Warmth:  The warmth trait measures the extent of a person's tendency to be socially and inter-personally reserved or warmly involved with other people. The two values are:

Reserved: People who tend to be cautious in their interactions with other people. Many like to work alone. Reserved people tend to keep their opinions to themselves and try to not impose emotional influence on other people. In the workplace they are usually in roles where they are required to work on their own. 

Descriptors: impersonal, distant, cool, reserved, formal 

Warm: Warm people usually have an interest in people, and often enjoy occupations dealing with others. They frequently are comfortable in situations that require them to be close to others.

Descriptors: warm, outgoing, attentive to others, kindly, easygoing, participating 

The interview questions listed below can draw revealing answers and get you on your way to finding whether employees are reserved or warm. These interview questions to assess the degree of how warm a candidate is.

Top 2 questions and expected answers (*there is no right or wrong answer, the answer you are seeking is based on what best fits the role and your company culture):

1. Think of a situation where you built a relationship with someone you were going to be working with on a regular basis. How did you go about building a relationship with that person?

How will this question help you: this question will allow you to understand if the candidate keeps to themselves or is more comfortable in being open with others. 

2. Have you ever noticed that someone at work was having a bad day? How did you know? What did you do?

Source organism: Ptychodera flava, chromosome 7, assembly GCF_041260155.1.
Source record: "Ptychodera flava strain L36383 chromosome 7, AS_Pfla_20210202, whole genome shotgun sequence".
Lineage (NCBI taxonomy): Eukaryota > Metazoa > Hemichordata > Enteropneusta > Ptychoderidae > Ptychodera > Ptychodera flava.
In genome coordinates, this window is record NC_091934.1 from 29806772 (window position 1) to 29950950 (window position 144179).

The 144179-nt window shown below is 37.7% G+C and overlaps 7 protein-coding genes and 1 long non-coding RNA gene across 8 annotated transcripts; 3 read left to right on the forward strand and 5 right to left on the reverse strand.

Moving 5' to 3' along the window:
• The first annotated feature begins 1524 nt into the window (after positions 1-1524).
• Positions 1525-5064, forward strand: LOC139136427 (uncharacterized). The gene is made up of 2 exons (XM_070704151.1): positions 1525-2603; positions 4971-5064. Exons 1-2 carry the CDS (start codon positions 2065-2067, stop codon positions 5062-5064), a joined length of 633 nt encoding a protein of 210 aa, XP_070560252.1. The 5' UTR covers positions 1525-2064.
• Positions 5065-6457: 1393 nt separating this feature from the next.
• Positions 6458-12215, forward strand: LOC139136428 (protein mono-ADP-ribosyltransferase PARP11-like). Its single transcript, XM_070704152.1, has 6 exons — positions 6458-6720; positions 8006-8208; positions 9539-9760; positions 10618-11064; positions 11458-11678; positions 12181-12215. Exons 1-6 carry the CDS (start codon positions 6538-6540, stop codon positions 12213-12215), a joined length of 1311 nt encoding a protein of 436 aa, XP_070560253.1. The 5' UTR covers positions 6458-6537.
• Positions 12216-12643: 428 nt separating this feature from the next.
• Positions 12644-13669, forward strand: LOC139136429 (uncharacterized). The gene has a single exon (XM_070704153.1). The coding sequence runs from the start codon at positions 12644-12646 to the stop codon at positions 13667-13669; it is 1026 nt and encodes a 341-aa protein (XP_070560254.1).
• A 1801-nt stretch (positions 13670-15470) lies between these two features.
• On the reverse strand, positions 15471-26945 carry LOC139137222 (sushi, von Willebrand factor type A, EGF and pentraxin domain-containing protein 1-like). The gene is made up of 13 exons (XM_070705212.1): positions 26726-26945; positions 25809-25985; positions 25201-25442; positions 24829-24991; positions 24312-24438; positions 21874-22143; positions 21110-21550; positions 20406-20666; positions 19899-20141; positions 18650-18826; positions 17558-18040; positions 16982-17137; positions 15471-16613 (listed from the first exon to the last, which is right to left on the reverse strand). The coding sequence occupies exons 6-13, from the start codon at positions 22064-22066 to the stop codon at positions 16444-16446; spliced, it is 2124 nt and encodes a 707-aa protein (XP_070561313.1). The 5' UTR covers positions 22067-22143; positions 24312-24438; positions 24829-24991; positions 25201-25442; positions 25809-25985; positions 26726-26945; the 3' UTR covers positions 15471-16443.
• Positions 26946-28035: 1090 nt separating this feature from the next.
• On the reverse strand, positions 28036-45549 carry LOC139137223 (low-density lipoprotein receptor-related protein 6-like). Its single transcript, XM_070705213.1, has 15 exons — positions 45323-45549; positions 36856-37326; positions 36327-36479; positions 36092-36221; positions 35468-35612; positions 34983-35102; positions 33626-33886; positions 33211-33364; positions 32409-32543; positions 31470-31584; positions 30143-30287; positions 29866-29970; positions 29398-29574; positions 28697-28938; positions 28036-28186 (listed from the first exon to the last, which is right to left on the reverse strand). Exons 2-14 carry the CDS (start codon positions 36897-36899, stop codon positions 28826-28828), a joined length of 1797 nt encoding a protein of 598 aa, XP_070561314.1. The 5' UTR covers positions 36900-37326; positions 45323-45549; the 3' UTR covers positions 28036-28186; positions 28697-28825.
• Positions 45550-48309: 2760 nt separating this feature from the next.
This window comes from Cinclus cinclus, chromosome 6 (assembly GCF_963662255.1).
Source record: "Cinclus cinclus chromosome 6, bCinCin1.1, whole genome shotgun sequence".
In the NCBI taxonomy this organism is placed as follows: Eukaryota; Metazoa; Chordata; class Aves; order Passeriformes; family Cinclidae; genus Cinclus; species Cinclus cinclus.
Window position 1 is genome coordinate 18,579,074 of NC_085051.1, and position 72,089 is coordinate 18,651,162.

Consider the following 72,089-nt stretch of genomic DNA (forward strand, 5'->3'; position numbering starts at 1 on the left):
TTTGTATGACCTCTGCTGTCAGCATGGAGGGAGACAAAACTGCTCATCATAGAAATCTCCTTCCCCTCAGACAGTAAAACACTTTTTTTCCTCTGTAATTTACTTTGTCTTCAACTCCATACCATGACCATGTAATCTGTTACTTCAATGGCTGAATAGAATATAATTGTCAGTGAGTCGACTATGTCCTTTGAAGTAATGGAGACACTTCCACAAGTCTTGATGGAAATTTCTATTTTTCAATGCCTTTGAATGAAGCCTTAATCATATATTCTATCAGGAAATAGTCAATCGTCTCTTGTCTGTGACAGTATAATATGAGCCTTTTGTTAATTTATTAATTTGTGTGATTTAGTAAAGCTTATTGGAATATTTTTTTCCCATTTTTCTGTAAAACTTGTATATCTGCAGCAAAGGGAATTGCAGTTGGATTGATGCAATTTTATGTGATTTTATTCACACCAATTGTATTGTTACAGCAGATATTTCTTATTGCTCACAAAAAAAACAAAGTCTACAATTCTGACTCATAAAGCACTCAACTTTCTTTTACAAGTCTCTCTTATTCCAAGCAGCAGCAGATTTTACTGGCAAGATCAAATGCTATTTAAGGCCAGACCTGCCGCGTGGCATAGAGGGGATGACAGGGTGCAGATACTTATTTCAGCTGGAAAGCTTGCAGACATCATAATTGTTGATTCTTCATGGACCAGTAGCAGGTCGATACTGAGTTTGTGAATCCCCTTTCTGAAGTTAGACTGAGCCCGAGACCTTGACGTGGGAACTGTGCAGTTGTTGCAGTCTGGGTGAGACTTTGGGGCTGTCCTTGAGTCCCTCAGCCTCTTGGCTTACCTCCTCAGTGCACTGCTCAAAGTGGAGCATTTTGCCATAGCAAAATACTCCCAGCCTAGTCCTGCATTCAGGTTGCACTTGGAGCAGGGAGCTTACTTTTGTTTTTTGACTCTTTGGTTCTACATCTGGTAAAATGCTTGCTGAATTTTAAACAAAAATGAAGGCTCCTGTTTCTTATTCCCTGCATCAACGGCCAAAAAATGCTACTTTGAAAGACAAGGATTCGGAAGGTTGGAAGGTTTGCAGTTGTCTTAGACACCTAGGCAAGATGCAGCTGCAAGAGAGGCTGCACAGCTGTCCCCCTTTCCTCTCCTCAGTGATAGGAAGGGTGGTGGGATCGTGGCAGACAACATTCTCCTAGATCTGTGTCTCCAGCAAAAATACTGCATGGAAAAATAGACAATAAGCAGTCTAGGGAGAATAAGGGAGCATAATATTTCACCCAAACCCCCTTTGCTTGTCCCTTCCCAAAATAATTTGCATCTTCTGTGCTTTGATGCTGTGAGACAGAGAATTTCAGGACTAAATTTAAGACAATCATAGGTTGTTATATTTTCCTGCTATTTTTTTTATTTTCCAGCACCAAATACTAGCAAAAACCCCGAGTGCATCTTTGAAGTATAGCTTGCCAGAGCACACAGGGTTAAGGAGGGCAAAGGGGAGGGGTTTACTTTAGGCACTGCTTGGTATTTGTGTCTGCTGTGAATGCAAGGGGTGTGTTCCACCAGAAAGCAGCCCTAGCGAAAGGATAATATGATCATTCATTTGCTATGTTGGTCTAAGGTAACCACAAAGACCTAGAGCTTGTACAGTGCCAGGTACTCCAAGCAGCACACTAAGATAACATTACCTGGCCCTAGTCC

How will this question help you: the goal of this question is to understand the extent to which someone is sensitive or not to support someone at work.

Question pool:

3. Tell me about a time when you thought through the consequences of a specific action in planning a project. What obstacles or barriers did you discover?
4. Describe a situation in which you forecasted a problem and prepared a strategy for handling it. How did it turn out?
5. Tell me about a time when understanding someone else’s perspective helped you accomplish a task or resolve an issue.
6. Describe a time when a colleague came to you with a problem. How did you respond?
7. What is your ideal workplace?
8. How do you recharge at the end of a long day at work?
9. Tell me about a time you had to “go an extra mile” to ensure that a client or colleague was completely satisfied? What did you do? What was the outcome?
10. Describe some situations when you had to develop rapport and collaborative working relationships with colleagues from other offices/departments within your organization. How did you go about establishing and maintaining these relationships?

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